Flip the equation around. Instead of avoiding expensive experiences, focus on making enough money to afford them.
This isn't a message to throw caution to the wind and FOMO headfirst into every expensive invitation that you receive. But it is a message to stop thinking that it's necessary to avoid any and all expenses for the sake of being financially responsible. Expand your income, increase your dispensable cash, and do whatever you want.
Dispensable income is the goal, because it allows you to guiltlessly spend your money however you want. As the gap between your income and core expenses grows, you have the ability to spend your time and money as you wish without jeopardizing your future.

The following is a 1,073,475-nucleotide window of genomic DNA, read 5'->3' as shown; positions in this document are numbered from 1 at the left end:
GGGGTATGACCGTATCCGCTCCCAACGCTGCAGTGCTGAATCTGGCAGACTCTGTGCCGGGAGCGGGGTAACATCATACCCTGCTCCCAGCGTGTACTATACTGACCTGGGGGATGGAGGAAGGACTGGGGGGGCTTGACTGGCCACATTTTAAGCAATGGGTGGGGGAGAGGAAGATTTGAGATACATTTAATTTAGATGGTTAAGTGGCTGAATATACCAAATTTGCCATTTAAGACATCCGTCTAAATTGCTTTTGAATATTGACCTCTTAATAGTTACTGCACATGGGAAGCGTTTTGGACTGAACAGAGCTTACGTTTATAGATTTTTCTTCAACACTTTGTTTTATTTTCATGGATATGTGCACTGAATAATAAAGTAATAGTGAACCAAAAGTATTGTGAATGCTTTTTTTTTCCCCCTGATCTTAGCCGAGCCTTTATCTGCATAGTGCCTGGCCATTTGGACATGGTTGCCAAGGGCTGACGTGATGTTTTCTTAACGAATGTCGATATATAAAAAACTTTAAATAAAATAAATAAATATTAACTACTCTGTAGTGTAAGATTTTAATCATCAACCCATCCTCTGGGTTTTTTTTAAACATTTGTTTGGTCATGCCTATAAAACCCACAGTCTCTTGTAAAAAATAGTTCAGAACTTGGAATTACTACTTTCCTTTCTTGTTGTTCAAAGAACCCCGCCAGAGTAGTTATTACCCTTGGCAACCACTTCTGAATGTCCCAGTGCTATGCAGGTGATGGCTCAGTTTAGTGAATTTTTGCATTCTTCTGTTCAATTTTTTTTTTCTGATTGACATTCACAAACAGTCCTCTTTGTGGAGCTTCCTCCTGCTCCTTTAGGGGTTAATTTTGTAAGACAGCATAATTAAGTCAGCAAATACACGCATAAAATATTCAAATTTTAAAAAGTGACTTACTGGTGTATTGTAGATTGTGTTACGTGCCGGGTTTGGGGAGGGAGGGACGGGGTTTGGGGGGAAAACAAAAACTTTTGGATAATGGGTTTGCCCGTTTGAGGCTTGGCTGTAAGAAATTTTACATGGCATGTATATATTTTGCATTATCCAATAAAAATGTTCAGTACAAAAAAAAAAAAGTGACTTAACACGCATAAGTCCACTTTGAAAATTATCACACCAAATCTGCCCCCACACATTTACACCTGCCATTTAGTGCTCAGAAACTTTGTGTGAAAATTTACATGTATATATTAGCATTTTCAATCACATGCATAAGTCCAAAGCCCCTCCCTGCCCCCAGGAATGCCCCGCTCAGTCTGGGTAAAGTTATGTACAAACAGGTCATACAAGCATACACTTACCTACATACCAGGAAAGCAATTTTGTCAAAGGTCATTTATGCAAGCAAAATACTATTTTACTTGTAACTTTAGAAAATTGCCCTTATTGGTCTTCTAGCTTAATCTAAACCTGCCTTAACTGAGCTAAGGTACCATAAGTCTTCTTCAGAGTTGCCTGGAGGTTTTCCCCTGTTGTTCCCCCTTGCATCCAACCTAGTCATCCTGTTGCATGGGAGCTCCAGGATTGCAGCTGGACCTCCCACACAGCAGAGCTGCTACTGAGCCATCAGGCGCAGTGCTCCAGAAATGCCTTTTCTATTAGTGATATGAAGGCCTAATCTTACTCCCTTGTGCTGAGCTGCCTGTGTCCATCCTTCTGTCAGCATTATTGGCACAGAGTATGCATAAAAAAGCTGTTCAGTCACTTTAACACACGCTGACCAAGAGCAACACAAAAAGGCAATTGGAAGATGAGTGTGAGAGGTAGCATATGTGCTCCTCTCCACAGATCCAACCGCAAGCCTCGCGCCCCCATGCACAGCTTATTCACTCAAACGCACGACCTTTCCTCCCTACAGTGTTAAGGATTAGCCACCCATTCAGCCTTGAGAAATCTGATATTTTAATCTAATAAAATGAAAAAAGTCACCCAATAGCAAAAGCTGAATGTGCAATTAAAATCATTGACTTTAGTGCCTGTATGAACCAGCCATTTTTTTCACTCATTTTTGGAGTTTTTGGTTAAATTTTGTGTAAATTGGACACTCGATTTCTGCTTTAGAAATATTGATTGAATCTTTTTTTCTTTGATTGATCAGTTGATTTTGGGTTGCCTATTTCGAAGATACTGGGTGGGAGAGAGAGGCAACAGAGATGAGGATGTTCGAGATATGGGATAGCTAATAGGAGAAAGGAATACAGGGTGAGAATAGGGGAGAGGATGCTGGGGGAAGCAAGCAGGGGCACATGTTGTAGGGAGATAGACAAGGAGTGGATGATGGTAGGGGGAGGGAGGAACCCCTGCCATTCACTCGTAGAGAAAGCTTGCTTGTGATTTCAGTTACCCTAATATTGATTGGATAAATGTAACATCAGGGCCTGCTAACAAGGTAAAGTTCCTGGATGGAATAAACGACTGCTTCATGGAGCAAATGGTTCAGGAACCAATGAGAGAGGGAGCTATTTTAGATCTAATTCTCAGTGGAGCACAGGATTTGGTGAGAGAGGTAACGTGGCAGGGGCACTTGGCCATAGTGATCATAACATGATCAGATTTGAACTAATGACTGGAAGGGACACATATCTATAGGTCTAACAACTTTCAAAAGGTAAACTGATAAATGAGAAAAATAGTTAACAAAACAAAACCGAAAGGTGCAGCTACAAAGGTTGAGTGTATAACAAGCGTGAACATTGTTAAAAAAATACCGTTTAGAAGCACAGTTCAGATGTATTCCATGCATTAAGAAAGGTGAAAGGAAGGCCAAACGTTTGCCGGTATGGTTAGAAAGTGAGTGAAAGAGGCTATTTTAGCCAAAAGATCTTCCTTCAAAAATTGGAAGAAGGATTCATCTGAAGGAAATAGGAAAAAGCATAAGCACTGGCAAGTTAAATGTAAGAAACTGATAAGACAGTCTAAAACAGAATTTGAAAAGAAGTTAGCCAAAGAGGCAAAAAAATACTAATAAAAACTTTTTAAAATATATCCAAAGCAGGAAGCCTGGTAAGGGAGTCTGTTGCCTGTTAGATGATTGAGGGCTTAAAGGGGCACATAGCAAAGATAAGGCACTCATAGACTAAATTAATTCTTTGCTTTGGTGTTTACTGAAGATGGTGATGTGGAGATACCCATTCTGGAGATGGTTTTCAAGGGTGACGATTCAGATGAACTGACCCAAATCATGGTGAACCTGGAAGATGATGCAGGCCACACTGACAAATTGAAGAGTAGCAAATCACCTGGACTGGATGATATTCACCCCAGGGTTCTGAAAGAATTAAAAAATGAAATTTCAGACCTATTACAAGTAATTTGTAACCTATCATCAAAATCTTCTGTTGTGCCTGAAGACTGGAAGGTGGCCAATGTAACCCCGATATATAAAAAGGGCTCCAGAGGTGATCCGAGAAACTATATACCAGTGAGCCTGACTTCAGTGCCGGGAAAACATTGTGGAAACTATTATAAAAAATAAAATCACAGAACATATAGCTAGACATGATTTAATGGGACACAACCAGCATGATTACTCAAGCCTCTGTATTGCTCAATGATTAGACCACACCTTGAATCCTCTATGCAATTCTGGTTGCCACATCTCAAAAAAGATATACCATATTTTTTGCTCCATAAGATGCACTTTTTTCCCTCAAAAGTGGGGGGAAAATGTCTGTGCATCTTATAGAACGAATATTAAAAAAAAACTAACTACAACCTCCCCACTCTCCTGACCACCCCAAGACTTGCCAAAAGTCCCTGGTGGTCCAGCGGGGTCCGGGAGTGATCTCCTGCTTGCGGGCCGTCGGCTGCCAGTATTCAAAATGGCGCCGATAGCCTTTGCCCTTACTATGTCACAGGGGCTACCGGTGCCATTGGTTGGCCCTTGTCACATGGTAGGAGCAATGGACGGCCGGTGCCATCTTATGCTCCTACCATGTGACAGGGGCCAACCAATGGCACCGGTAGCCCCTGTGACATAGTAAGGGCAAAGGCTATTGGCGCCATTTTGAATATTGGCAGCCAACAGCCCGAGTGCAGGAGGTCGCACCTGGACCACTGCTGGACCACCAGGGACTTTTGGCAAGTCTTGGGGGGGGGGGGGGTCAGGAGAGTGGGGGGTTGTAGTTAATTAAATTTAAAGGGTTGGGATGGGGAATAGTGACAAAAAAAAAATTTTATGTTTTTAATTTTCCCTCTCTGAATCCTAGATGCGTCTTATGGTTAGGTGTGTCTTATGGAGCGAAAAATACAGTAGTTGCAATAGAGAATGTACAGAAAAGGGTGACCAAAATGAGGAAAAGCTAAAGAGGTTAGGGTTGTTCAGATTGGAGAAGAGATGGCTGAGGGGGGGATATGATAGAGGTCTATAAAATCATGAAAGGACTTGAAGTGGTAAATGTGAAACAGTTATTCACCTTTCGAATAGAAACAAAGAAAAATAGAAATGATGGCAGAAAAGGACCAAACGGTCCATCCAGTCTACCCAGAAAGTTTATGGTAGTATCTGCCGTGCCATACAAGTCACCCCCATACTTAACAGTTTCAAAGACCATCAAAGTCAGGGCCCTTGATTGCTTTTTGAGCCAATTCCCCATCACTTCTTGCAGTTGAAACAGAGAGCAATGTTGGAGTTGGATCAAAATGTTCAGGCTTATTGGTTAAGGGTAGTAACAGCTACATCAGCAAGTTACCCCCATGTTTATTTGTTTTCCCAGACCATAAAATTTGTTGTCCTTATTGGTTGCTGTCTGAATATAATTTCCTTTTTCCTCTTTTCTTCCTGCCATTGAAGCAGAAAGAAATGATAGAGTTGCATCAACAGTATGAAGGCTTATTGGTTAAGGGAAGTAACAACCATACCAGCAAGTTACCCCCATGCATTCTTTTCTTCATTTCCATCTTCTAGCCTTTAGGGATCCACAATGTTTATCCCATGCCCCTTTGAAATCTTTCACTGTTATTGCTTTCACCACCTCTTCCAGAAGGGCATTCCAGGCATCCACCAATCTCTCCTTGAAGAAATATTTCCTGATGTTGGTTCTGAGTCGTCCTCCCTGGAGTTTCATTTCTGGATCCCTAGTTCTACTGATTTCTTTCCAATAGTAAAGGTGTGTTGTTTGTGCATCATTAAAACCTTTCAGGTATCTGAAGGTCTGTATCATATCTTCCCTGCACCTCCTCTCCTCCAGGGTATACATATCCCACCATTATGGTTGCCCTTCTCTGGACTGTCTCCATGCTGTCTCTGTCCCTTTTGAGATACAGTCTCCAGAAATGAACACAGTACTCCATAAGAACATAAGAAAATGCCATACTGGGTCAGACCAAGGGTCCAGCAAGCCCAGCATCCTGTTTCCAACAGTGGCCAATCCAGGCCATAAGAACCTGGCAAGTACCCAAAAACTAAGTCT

Once you reach that point, you have to give yourself the freedom to spend that cash without feeling guilty. Saving every last penny feels responsible, but you are fattening your bank account while starving your life.
In Greenlights, Matthew McConaughey said, "I’d rather lose money havin' fun than make money being bored." And that's the truth.
What are the three best experiences of your life? I doubt any of them involved you skipping out on something because you wanted to save a few dollars.
Acquire dispensable money and spend it on indispensable experiences. I can assure you that 60 years from now, I'll be glad that I spent a bit too much money on one of my best friend's bachelor parties. I certainly won't be regretting that I hadn't let it compound for 60 years at a 9% CAGR.
If you liked today’s piece, check out Young Money here!